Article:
Thanks also for the explanation of MAILBAG. I put it in on faith from the cryptic. Otherwise a steady solve for me – enough challenge to keep us entertained without too many obscurities. Thanks to the setter.

  2. Hello, Olivia; nice to see you blogging again. (Wasn’t it TLS that severed its relationship with the club?)
    Things were going fairly well, until I had 18d and 26 & 27ac left. It didn’t help matters that I didn’t know BOTTLE BANK (and M_I_B_ _ _ looked unlikely), I didn’t know DEFRAGMENT, and I didn’t know about sewing mailbags. I also thought of MAILBOX at first, and the Gresham’s Law of solving kicked in. I went through exactly the same process as you did with MOMENT. COD to DIET.
  3. Thank you so much for flagging it – I don’t normally do the QC, so would have missed it.
  4. Completed so quite happy.

    Had no idea how mailbag was parsed, I see liam but bag for corner?
    Dnk comma for butterfly.
    Running for on held up loi exonerate.

    Cod pair or diet.

    Edited at 2019-03-20 05:51 am (UTC)

  5. It’s very rare that I find myself with a faster solving time than quoted by the regular commenters so far, so I feel my 24 minutes was something of an achievement. Still some way to go to catch Olivia though!

    I lost some time parsing MOMENT having thought initially along the same lines as our blogger. Really liked the SHEET MUSIC clue and the ‘sent down sewer’s product’.

    Edited at 2019-03-20 06:45 am (UTC)

  6. 9:57. I loved the definition of MAILBAG but like flashman I don’t understand how BAG equates to ‘corner’.
      1. I have never (in 25 years of working in the city) heard ‘bag’ used like that and as far as I can see it isn’t in any of the usual dictionaries.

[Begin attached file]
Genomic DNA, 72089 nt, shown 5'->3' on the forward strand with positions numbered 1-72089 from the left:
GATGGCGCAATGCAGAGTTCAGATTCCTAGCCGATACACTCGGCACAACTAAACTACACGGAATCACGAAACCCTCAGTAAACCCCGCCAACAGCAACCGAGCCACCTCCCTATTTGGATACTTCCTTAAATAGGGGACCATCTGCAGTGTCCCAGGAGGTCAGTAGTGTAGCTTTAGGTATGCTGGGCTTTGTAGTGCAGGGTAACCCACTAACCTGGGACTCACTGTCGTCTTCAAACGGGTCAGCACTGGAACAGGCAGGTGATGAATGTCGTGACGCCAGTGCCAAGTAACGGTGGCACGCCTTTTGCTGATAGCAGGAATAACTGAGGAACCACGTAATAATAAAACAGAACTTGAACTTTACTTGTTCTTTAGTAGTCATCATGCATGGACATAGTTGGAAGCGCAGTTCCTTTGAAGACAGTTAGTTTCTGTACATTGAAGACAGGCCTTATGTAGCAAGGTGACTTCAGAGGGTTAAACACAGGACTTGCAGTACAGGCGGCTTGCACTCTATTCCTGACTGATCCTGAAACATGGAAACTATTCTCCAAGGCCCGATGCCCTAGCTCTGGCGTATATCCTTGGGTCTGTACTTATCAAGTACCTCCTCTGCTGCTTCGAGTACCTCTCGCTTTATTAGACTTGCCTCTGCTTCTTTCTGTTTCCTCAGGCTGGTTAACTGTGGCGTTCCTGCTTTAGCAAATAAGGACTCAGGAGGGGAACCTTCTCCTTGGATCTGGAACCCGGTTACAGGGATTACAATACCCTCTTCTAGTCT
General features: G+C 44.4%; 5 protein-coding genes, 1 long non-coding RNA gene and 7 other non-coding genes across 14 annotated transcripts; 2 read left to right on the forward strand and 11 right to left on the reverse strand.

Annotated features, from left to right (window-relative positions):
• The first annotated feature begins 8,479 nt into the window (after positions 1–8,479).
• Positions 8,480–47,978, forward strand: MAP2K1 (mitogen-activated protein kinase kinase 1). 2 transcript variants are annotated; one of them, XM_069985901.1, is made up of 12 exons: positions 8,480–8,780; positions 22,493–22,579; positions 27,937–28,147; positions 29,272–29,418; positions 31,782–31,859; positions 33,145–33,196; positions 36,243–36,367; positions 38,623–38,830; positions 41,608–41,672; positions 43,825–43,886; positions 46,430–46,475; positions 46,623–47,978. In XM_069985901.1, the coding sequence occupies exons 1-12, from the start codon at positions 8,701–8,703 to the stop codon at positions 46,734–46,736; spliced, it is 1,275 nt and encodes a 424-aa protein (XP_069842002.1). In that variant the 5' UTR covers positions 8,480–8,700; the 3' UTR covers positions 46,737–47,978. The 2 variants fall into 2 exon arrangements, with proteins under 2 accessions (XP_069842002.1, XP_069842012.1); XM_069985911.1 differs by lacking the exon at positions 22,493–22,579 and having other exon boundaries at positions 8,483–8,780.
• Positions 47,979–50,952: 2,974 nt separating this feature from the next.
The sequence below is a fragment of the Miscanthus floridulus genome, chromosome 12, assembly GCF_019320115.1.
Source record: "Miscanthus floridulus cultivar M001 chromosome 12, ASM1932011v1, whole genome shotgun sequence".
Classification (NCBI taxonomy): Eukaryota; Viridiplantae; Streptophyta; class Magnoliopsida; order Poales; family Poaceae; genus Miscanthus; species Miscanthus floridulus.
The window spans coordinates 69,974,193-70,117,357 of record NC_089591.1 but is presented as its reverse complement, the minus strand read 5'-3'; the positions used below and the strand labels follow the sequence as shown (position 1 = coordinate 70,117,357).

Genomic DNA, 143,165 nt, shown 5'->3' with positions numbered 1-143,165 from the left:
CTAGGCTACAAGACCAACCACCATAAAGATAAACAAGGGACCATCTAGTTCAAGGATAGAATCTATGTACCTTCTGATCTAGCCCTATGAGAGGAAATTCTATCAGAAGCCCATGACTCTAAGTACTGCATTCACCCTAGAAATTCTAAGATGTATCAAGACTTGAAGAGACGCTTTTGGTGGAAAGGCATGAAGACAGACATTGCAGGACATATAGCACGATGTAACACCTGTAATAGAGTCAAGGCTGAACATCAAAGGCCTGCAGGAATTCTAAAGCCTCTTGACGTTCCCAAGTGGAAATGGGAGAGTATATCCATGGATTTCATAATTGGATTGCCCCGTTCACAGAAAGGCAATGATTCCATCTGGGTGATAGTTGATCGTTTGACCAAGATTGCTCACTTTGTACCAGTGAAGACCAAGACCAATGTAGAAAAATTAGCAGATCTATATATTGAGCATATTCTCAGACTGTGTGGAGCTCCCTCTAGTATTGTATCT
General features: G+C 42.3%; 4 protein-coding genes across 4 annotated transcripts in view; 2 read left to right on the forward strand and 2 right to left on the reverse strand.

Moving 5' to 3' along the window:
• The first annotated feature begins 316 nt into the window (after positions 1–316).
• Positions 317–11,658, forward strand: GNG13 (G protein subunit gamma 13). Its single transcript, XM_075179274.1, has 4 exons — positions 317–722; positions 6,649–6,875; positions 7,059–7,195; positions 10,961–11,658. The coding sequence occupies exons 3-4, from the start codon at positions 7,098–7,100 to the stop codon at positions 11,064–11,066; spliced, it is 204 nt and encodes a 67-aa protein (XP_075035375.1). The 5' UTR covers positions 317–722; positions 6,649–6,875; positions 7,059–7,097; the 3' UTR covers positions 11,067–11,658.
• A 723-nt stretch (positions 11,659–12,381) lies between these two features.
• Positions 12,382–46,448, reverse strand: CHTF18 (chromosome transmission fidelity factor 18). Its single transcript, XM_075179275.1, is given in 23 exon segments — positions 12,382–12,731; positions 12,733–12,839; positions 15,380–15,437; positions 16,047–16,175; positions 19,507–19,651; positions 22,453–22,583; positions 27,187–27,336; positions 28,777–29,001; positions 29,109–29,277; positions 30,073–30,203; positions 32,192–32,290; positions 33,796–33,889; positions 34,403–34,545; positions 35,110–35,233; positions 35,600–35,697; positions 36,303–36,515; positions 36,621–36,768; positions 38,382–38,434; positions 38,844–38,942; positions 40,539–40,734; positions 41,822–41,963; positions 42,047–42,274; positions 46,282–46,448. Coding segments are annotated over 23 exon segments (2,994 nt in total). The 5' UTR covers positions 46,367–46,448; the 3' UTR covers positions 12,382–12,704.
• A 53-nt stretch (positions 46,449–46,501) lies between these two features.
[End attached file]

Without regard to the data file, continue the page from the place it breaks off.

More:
1. I doubt ‘bagged’ would be used in high-flown city circles as it’s more associated with rural activities such as hunting.

          ‘Bag/corner’ doesn’t seem much of a stretch to me but if necessary one might do a three-point turn to get there via ‘capture’.

          1. ‘Corner’ has a very specific meaning in a financial context and ‘bag’ doesn’t mean the same thing at all. Neither does ‘capture’ for that matter.
            1. With respect, K, I think that you are making a bit of a mountain out of a molehill. I accept of course that “corner” has a very specific meaning in a financial context which “bag” doesn’t have, but, as Jack says, both words when used as verbs can convey the sense of seizing control of something for your own use and benefit. In the case of “corner” it is control of the market, whereas “bag” can be used informally in many contexts to convey the same idea (as in ” he arrived early and bagged the best chair”). This is after all a cryptic puzzle and slightly far-fetched synonyms are part of the fun, are they not?
              1. We’ll have to agree to disagree: I don’t think this is a case of a ‘slightly far-fetched synonym’. I think the meanings are completely different. This meaning of ‘corner’ is only used in a financial context. You can’t ‘corner’ a chair, and you can’t ‘bag’ a market.
                1. Yes, I guess, we must agree to disagree; but then how boring if everyone agreed all the time. In cryptic crossword land, in my view, words do not have to be interchangeable in a specific context to qualify as synonyms; it is sufficient that they convey the same sense. If you “bag” a chair or “corner” a market, you are seizing or acquiring control of both objects for your own advantage. But enough already!

      2. I thought it was that but its still a bit tenuous:
        Today we bagged/cornered 3 ferrets
  7. I’m glad I wasn’t the only one who put in MAILBAG as it was the only word that fitted. I also didn’t parse DEFRAGMENT but couldn’t see anything else fitting there. Do modern PCs need defragmenting? If so I’d presume it’s automatic.

    I toyed with Greta for the woman thinking that Gretna Green might be a common. Thankfully even I found that a bit tenuous and NORMA eventually revealed herself (so to speak).

  8. 30 mins with yoghurt and granola, etc.
    I was held up by quickly writing in OGLR for 1ac, pre-coffee. This made LOI 3dn after a few minutes thinking it started with R. Doh!
    I enjoyed this a lot – and most of all the sublime &Lit, DIET. brilliant.
    Thanks setter and O.
    (Janice Miners Marmalade sounds great, by the way, and looks to be available from Fortnum & Mason. How posh.)
  9. Very enjoyable 15.36 solve so fairly quick for me. Everything went in without any hiccups (hiccoughs?) but, like others, I had a MER at ‘bag’ in mailbag. Thank you Olivia and setter.